The Literary Translators’ Association of Canada is partnering with Word Feast to present a conversation with Joshua Whitehead, Arianne Des Rochers and Sophie Lavoie about the art of translation today, why it matters so much, and how it can open doors.
Joshua Whitehead (he, him) is a Two-Spirit, Oji-nêhiyaw member of Peguis First Nation (Treaty 1). He is the author of Jonny Appleseed and full-metal indigiqueer. Jonny Appleseed (Arsenal Pulp Press 2018) was long listed for the Giller Prize, shortlisted for the Indigenous Voices Award, the Governor General’s Literary Award, the Amazon Canada First Novel Award, the Carol Shields Winnipeg Book Award, and won the Lambda Literary Award for Gay Fiction and the Georges Bugnet Award for Fiction. Currently, he’s a PhD candidate at the University of Calgary (Treaty 7) where he focuses on Indigenous literatures. His forthcoming work, Making Love with the Land, is slated to release Fall 2021 with Knopf Canada while his editorial work on the anthology, Love Beyond the End, is releasing Fall 2020 with Arsenal Pulp Press.
(photo credit: from Joshua Whitehead’s website, photos by Tenille Campbell & Alanna Bluebird)
Arianne Des Rochers is a literary translator, scholar, and professor of European descent originally from Montréal, Québec. She is an assistant professor of translation at the Université de Moncton, New Brunswick, and a PhD candidate in comparative literature at the University of Toronto. The French version of Jonny Appleseed (Mémoire d’encrier, 2019), one of her latest translations, is the most challenging and delightful translation project she has worked on to date.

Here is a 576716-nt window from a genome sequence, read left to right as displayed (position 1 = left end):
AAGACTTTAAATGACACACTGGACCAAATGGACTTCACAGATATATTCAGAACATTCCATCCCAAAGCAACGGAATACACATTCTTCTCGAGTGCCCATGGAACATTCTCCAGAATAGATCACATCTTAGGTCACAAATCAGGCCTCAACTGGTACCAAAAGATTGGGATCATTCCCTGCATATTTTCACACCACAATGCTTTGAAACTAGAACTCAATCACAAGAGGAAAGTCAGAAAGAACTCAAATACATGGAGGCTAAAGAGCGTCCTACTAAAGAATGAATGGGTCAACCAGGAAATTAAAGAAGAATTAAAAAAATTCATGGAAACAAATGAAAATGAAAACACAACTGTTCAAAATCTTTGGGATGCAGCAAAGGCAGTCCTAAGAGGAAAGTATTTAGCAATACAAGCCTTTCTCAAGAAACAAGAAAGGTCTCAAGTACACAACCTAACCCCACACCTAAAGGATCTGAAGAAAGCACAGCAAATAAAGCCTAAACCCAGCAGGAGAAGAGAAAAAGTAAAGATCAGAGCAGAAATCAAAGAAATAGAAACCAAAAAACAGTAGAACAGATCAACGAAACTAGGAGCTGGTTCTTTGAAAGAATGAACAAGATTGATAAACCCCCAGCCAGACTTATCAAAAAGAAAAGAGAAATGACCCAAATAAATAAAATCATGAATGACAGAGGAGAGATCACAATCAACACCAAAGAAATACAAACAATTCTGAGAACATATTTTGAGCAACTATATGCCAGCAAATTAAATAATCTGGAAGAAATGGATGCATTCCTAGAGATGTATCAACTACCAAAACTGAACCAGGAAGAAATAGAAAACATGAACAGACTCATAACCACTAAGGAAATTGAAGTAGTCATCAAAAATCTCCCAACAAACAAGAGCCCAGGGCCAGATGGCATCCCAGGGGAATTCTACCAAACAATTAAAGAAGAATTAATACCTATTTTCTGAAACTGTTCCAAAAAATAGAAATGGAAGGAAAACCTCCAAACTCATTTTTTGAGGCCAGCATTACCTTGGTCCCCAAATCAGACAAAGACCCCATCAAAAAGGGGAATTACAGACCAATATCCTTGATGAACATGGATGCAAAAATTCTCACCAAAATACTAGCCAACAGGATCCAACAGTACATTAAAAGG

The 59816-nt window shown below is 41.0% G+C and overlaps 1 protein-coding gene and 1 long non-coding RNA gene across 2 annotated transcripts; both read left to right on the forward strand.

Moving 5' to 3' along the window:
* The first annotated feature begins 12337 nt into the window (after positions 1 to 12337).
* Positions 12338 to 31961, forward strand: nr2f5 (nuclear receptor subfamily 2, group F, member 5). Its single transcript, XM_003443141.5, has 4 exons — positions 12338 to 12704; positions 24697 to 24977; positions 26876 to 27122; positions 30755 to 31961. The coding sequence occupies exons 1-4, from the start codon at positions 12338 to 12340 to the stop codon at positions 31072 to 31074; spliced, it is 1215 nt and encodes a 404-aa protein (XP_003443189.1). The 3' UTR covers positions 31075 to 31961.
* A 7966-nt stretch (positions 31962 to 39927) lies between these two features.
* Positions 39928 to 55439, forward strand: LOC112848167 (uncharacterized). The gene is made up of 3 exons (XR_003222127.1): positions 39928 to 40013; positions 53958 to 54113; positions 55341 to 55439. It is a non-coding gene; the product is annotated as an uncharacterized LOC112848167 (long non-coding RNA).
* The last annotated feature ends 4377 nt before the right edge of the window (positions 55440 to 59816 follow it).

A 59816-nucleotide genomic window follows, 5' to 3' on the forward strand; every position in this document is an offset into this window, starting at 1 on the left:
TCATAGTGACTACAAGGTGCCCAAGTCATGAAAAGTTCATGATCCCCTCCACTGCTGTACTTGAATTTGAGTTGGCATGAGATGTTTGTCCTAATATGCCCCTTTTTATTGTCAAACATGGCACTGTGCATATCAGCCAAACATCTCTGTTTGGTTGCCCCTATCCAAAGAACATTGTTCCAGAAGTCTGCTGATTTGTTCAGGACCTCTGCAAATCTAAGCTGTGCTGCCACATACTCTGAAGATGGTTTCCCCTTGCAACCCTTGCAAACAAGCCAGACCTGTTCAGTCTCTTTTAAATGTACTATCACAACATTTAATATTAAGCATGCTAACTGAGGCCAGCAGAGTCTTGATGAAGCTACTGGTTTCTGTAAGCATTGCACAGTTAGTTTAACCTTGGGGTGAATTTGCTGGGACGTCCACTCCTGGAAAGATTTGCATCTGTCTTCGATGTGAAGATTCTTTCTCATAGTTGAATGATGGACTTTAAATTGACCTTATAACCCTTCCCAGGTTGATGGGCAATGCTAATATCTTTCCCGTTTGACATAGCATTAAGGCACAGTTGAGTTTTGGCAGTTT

Sophie M. Lavoie is Professor in the Department of Culture and Media Studies at the University of New Brunswick, Fredericton, where she teaches Latin American language, literature and culture. Along with her many research publications, she is also a literary translator with various books published in English, French, and Spanish. Notably, she translated Mi’kmaq poet Rita Joe’s Nous sommes les rêveurs (Mémoire d’Encrier, 2018) and Ma-Nee Chacaby and Mary Louisa Plummer’s memoir, Un parcours bispirituel. Récit d’une aînée ojibwé-crie lesbienne (éditions du remue-ménage, 2019). She recently finished a translation of NB Anglophone poets for Frog Hollow Books with Shane Neilson.
For more information about Word Feast, head to https://wordfeast.ca/word-feast-2020/